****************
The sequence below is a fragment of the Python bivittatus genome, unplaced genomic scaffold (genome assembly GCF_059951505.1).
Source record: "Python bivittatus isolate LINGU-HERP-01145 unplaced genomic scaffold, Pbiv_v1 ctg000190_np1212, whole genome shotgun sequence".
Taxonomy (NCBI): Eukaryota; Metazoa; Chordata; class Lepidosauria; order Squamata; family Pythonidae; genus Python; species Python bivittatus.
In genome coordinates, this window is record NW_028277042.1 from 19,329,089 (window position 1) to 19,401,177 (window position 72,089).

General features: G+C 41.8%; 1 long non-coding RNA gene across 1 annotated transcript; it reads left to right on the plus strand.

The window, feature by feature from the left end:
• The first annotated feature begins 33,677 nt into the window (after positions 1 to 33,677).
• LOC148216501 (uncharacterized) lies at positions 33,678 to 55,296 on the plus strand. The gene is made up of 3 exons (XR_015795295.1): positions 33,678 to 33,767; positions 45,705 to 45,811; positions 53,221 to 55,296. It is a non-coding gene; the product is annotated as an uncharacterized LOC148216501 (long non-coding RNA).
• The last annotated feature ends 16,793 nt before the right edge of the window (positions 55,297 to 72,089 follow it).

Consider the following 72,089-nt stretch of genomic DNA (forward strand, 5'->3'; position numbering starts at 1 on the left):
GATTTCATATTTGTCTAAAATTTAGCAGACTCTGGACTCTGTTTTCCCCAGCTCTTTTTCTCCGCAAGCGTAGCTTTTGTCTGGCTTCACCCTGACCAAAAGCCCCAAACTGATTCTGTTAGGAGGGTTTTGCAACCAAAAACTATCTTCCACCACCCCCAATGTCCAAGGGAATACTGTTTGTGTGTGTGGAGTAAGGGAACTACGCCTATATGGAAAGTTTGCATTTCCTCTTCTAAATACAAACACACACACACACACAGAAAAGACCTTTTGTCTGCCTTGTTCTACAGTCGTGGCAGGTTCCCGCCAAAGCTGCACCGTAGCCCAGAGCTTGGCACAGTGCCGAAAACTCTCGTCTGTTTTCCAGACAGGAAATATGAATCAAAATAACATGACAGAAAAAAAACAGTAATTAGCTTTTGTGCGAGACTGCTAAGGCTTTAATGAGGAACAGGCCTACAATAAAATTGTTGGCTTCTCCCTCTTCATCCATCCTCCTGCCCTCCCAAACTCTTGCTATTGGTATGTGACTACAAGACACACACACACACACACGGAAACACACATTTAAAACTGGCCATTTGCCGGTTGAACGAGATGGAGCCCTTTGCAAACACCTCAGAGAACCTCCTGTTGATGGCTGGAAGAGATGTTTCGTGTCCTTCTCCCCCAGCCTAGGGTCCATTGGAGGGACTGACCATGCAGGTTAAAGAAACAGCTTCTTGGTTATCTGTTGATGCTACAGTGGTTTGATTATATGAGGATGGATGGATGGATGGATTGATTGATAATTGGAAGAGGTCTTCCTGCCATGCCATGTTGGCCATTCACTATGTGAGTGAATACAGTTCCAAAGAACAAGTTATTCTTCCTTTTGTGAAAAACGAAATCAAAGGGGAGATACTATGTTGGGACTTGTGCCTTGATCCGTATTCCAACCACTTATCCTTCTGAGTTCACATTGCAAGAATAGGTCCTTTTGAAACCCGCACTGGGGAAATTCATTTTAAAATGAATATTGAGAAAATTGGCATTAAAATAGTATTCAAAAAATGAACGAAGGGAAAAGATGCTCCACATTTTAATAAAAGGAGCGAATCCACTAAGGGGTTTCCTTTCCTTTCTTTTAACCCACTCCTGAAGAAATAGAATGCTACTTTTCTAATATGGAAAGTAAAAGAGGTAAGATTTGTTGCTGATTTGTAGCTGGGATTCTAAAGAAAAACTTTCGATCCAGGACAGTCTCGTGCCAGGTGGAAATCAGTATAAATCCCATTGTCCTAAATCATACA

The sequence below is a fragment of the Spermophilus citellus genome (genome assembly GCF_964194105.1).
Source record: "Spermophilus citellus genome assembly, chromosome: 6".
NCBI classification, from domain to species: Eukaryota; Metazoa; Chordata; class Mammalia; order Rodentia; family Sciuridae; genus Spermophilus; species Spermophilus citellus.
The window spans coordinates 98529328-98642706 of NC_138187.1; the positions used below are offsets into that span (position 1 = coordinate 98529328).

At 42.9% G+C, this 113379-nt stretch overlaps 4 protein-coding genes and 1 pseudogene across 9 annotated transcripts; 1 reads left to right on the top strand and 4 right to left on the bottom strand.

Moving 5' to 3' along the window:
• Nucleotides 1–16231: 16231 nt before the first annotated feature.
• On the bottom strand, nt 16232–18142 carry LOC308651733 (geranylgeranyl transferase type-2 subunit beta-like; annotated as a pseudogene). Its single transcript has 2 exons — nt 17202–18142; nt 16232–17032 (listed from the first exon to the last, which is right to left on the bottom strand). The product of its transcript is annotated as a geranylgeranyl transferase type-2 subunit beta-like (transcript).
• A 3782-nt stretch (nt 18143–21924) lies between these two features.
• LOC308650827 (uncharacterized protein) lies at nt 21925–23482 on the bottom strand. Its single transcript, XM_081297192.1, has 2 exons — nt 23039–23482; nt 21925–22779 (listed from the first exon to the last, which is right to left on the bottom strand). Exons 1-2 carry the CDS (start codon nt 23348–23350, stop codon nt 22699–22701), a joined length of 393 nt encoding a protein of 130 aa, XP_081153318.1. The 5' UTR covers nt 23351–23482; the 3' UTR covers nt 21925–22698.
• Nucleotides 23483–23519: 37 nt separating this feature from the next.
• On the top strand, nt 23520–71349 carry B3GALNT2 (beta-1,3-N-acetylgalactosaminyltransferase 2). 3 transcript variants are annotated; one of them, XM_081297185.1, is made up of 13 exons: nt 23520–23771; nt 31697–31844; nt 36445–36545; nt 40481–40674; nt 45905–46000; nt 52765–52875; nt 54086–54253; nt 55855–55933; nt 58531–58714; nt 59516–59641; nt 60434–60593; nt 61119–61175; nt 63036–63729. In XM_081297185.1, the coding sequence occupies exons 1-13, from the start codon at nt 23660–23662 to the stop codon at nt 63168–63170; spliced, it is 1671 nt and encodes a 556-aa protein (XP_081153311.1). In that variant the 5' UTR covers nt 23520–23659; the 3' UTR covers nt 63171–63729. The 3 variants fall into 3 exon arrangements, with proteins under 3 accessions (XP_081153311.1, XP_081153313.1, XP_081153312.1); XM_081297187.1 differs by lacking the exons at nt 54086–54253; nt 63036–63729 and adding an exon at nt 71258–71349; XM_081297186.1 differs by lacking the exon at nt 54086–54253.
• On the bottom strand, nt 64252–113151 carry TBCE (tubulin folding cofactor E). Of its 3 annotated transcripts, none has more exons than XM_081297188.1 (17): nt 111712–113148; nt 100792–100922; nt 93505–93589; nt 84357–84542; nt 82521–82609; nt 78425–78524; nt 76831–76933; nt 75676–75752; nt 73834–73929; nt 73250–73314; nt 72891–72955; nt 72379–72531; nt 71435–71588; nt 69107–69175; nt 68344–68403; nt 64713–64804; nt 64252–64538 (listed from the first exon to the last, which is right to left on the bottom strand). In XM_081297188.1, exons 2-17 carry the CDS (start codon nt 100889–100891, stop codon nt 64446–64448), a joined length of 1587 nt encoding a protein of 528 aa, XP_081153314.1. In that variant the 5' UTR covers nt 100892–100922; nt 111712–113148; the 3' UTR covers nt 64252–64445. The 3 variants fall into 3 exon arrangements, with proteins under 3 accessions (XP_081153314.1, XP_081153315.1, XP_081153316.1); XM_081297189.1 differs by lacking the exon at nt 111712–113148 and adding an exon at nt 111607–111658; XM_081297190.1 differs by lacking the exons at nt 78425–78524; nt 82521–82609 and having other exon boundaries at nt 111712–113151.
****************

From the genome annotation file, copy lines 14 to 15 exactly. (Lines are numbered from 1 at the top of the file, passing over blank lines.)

NCBI classification, from domain to species: Eukaryota; Metazoa; Chordata; class Mammalia; order Rodentia; family Sciuridae; genus Spermophilus; species Spermophilus citellus.
The window spans coordinates 98529328-98642706 of NC_138187.1; the positions used below are offsets into that span (position 1 = coordinate 98529328).